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The results of this study showed that while teams may have reported using strategies from the same conflict resolution categories, the way that they applied those strategies to resolve different conflicts was often associated with very different patterns of change in performance and satisfaction (Behfar and Peterson, 2008).
There are two interrelated theoretical contributions that this study shows. The first is to provide facts about how teams manage task, relationship, and process conflicts along with the performance and satisfaction tradeoffs associated with choices in conflict resolution strategies. The second is the fact that participant driven categorization of team conflict management does loosely map onto current individual-level conflict management typologies (Behfar and Peterson, 2008).
Additions that can be made to current literature from these results come from comparing management of the three types of conflict between different outcome patterns. The researchers felt that rather than applying mapping on an individual-level of conflict management styles onto the findings, the results of this study would be better characterized by a different set of criteria. These being the criteria for team viability: "(a) The team must meet the expectations of those who receive their work (i.e., performance); (b) the team needs to satisfy the individual needs of members in the group experience (i.e., individual member satisfaction), and (c) the process the group uses (e.g., conflict management tactics) must enhance its ability to work together in the future" (Behfar and Peterson, 2008).
Many people and organizations view conflict as a negative thing and definitely something to be avoided. But conflict, differences, or disagreements are a natural result of people working together. Without conflict, teams can become content and not perform at their best levels. The challenge becomes how should the team be prepared to deal with conflict and how should the team leader work through it. Conflict arises from the conflict of perceptions, goals, or values in an arena where people care about the outcome. If the management of conflict is not effective, it can totally disrupt the entire group process. When conflict escalates to a level that disrupts the group and gets in the way of accomplishing its goals, then it has become dysfunctional. Managing the balance is the key to effective groups. Another way to classify conflict is by focusing on its origin (Broom, 2009).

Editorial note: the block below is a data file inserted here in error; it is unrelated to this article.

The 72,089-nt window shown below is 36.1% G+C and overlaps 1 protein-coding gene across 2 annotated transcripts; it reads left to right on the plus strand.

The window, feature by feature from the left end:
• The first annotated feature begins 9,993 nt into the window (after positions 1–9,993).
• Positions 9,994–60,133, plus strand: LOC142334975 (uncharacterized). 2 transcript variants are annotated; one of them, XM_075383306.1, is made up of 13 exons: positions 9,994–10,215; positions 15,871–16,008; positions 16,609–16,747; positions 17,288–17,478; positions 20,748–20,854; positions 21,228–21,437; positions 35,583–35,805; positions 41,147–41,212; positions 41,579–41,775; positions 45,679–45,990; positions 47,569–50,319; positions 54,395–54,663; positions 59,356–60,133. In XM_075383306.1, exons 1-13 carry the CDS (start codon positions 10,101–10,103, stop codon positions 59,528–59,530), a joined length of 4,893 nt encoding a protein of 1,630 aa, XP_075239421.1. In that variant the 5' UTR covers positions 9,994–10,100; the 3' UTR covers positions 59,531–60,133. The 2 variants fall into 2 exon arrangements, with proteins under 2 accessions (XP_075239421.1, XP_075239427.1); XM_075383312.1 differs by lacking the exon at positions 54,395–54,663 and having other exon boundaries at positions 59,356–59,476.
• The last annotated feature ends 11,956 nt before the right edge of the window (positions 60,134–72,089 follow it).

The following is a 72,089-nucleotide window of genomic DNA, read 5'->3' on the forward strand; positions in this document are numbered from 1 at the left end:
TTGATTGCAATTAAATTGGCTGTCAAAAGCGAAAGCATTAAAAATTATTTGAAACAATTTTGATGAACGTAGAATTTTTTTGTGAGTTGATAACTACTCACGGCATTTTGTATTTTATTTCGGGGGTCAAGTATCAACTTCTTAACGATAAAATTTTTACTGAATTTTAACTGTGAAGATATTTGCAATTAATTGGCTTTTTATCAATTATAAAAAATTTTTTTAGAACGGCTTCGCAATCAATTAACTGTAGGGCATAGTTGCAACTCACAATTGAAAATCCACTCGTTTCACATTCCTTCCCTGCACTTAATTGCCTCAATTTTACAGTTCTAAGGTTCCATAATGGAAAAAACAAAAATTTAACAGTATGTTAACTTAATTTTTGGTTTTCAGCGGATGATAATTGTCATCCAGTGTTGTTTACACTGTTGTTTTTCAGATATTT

Constructive conflicts happen when: people change and grow personally from the conflict, .the conflict results in a solution to a problem, it increases involvement of everyone affected by the conflict, or it builds cohesiveness among the members of the team. Destructive conflicts exist when: no decision is reached and problem still exists, it diverts energy away from more value-add activities, it destroys the morale of the team members or it polarizes or divides the team (Broom, 2009).
Conflict is inevitable as long as people are working together in groups. It is how these people deal with the conflict that determines whether the group will be successful or not. The study that was looked at for this paper shows that although the groups all deal with conflict in different ways. They may all use the same set of tools, but each uses these tools in their own ways in order to deal with the conflict at hand. A set of circumstances that may be a conflict for one group, may not be a problem at all for a different group. So the fact that each team deals with conflict in a different way is not surprising.
This study did a good job of proving their theory and supplying enough evidence to back up their claims. The article that was looked at did a good job in presenting the study in a way that was understandable. It made good comparisons to theories that already exist and yet showed how the new evidence that was discovered in this research could help to supplement the existing theories. The article had a good current reference list that lent credibility to the facts that were presented in the paper. Overall this article was every enjoyable and enlightening.
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Broom, Michael. (2009). Managing Team Conflict. Retrieved May 6, 2009, from The Center for Human Systems Web site: http://www.chumans.com/human-systems-resources/managing-team-conflict.html
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